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Kurt-Caesar Hoffmann

Kurt-Caesar Hoffmann German admiral

German admiral
The basics
Quick Facts
Intro German admiral
Was Soldier Military officer
From Germany
Type Military
Gender male
Birth 26 August 1895, Kiel
Death 19 May 1988, Mölln (aged 92 years)
Kurt-Caesar Hoffmann
The details

Vizeadmiral Kurt-Caesar Hoffmann (26 August 1895 – 19 May 1988) was a Knight's Cross of the Iron Cross recipient during World War II and commander of the battleship Scharnhorst. The Knight's Cross of the Iron Cross was awarded to recognise extreme battlefield bravery or successful military leadership.


Hoffmann joined the military service of the Kaiserliche Marine (Imperial Navy) on 1 April 1912 as a Seekadett (midshipman) and took his first ship training on the cruiser SMS Hansa. On 1 April 1913 he underwent further training at the Naval Academy Mürwik and on 12 April 1913 was promoted to Fähnrich zur See (ensign at sea).

Battleship Scharnhorst, 1939

He relinquished command of the Coastal Artillery School and was appointed commander of the light cruiser Königsberg on 27 June 1939. After the outbreak of World War II, he initially remained in command of Königsberg. On 21 September 1939 he took over command from Kapitän zur See Otto Ciliax of the battleship Scharnhorst. Scharnhorst's first operation began on 21 November 1939 lasting until 27 November 1939. Accompanied by her sister Gneisenau, the light cruiser Köln, and nine destroyers, Scharnhorst patrolled the area between Iceland and the Faroe Islands. The intent of the operation was to draw out British units and ease the pressure on the heavy cruiser Admiral Graf Spee, which was being pursued in the South Atlantic. Two days later, the German flotilla, under the command of Admiral Wilhelm Marschall aboard Gneisenau, intercepted the auxiliary cruiser Rawalpindi. At 16:07, lookouts aboard Scharnhorst spotted the British vessel, and less than an hour later Scharnhorst had closed the range. At 17:03, Scharnhorst opened fire, and three minutes later a salvo of her 28 cm guns hit Rawalpindi's bridge, killing the captain and the majority of the staff. During the brief engagement, Rawalpindi managed to score at hit on Scharnhorst, which caused minor splinter damage. Rawalpindi was sunk within 40 minutes.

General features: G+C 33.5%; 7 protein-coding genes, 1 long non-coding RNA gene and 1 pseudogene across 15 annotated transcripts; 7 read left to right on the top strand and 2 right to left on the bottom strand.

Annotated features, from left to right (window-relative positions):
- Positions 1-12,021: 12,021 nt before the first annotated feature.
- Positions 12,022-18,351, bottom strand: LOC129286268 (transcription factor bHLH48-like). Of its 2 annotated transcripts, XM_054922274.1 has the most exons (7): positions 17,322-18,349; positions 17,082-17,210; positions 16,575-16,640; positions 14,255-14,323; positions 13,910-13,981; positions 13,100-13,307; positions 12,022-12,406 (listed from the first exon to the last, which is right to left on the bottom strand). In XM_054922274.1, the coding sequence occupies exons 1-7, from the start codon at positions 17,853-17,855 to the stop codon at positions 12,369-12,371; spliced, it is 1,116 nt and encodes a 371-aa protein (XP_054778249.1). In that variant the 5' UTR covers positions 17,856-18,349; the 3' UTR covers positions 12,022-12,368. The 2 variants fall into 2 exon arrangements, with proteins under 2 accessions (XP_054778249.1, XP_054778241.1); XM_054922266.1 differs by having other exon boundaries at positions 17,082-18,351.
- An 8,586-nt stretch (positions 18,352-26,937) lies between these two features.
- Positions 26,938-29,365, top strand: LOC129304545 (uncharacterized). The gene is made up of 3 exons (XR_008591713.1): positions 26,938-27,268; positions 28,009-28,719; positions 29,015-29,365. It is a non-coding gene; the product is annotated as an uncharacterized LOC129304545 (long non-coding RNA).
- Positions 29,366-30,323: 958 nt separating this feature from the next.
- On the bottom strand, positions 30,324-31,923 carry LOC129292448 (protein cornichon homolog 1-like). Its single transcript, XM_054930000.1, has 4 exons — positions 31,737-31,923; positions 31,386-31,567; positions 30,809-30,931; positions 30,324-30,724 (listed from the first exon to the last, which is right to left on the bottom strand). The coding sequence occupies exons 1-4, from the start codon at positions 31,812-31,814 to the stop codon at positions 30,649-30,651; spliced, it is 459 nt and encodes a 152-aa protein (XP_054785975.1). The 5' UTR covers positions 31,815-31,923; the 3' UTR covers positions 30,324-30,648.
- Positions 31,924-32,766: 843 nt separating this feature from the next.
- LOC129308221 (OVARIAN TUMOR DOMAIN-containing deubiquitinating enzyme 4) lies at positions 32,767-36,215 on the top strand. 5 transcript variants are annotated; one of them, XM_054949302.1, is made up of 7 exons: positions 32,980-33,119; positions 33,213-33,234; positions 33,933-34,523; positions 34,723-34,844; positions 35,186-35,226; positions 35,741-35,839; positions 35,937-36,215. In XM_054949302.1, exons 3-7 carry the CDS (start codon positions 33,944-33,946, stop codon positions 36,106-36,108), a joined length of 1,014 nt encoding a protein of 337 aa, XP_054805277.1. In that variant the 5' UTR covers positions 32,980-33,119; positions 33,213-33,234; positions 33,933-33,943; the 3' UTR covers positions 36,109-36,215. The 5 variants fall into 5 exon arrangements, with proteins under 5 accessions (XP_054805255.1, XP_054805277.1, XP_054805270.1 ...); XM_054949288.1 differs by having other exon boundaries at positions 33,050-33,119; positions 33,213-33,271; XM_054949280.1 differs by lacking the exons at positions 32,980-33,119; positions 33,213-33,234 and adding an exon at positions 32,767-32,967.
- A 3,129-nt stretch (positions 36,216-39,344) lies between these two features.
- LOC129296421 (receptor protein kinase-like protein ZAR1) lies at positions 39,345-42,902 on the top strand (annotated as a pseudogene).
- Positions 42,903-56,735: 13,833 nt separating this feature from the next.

After this Hoffmann remained at the helm of the Scharnhorst until after the "Channel Dash" in February 1942, thus captaining the ship through Operation Weserübung, Operation Juno and Operation Berlin.

On March 28, 1942 Hoffmann became the commanding Admiral of the German Navy in the Baltic and was promoted to Konteradmiral on April 1. From July 1, 1942 til March 4, 1943 he was the commanding naval officer of the German Navy in the Netherlands. On being promoted to Vizeadmiral on April 1, 1943, Hoffmann became the head of department for artillery development and construction in the naval armaments office of the German Navy.

On May 23, 1945, after the collapse of Germany, Hoffmann was arrested by British forces but released on February 20, 1947.

He was allowed to join the new German Navy and from June 26, 1956 to August 31, 1957 Hoffmann was first deputy head of the Maritime Office Hamburg and thereafter head of administration until his retirement on March 31, 1965.


  • Iron Cross (1914)
    • 2nd Class (1 August 1916)
    • 1st Class (14 February 1918)
  • Ritterkreuz II. Klasse des Königlichen Sächsischen Albrechts-Ordens mit Schwertern (14 February 1918)
  • Honour Cross of the World War 1914/1918
  • Wehrmacht-Dienstauszeichnung 4th to 1st Class
  • Clasp of the Iron Cross (1939)
    • 2nd Class (16 October 1939)
    • 1st Class (26 November 1939)
  • High Seas Fleet Badge
  • Destroyer War Badge
  • German Cross in Gold on 20 November 1941 as Kapitän zur See on battleship Scharnhorst
  • Knight's Cross of the Iron Cross number 106 of the Kriegsmarine on 21 March 1942 as Kapitän zur See and commander of battleship Scharnhorst
  • Cross of Merit 1st Class (15 July 1965)
  • ^ Dörr 1995, p. 263.
  • Patzwall & Scherzer 2001, p. 191.
  • Scherzer 2007, p. 399.

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